10. Arrays – Modern C++ for Absolute Beginners: A Friendly Introduction to C++ Programming Language and C++11 to C++20 Standards

© Slobodan Dmitrović 2020
S. DmitrovićModern C++ for Absolute Beginnershttps://doi.org/10.1007/978-1-4842-6047-0_10

10. Arrays

Slobodan Dmitrović1 
(1)
Belgrade, Serbia
 
Arrays are sequences of objects of the same type. We can declare an array of type char as follows:
int main()
{
    char arr[5];
}
This example declares an array of 5 characters. To declare an array of type int which holds five elements, we would use:
int main()
{
    int arr[5];
}
To initialize an array, we can use the initialization list {}:
int main()
{
    int arr[5] = { 10, 20, 30, 40, 50 };
}

Initialization list in our example { 10, 20, 30, 40, 50 } is marked with braces and elements separated by commas. This initialization list initializes our array with the values in the list. The first array element now has a value of 10; the second array element now has a value of 20 etc. The last (fifth) array element now has a value of 50.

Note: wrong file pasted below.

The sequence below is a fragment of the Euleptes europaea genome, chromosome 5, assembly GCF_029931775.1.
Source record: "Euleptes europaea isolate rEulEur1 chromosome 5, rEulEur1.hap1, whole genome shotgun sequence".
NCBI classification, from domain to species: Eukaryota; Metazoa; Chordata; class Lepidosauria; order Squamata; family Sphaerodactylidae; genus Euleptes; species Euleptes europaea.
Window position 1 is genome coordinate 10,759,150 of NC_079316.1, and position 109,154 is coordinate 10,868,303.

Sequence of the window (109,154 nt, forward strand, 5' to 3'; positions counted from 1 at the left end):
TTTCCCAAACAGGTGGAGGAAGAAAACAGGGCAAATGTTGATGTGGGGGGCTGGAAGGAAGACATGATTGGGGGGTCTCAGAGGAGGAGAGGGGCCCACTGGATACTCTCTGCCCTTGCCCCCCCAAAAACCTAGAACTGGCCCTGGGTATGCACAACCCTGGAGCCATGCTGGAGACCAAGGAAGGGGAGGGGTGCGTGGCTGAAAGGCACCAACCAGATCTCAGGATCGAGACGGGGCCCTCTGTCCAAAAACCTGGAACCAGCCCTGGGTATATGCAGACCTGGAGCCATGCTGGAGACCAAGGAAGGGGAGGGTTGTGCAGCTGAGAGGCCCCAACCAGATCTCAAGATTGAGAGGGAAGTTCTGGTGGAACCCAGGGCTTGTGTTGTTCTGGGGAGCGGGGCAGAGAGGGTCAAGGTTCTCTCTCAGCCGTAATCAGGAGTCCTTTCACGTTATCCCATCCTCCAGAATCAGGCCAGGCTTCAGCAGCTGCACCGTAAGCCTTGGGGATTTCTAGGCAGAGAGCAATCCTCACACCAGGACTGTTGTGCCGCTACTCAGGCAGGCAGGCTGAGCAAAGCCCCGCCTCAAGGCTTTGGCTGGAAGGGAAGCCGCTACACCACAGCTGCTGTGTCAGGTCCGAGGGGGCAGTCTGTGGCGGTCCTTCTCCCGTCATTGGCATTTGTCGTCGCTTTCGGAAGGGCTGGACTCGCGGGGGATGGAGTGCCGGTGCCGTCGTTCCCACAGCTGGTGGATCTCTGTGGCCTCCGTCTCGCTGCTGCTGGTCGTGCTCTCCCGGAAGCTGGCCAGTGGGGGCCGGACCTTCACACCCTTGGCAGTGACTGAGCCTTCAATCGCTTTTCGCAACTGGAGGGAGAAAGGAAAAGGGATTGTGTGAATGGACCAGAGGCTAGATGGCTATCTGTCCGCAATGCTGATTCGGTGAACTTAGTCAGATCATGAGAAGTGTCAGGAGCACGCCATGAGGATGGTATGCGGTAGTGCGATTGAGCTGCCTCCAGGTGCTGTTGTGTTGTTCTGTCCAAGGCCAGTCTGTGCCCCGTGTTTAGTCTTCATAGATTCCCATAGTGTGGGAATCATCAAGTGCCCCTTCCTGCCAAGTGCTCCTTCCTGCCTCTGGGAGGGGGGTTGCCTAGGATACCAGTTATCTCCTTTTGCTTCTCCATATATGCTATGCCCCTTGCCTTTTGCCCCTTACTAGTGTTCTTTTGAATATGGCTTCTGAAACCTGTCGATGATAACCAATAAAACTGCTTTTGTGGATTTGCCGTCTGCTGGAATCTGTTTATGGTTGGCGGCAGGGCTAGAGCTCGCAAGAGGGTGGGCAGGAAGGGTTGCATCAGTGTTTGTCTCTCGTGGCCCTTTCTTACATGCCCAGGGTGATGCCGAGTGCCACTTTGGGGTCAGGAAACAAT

We can access individual array elements through a subscript [] operator and an index. The first array element has an index of 0, and we access it via:
int main()
{
    int arr[5] = { 10, 20, 30, 40, 50 };
    arr[0] = 100; // change the value of the first array element
}
Since the indexing starts from 0 and not 1, the last array element has an index of 4:
int main()
{
    int arr[5] = { 10, 20, 30, 40, 50 };
    arr[4] = 500; // change the value of the last array element
}

So, when declaring an array, we write how many elements we want to declare, but when accessing array elements, we need to remember that the indexing starts from 0 and ends with the number-of-elements – 1. That being said, in modern C++, we should prefer the std::array and std::vector containers to raw arrays. More on this in later chapters.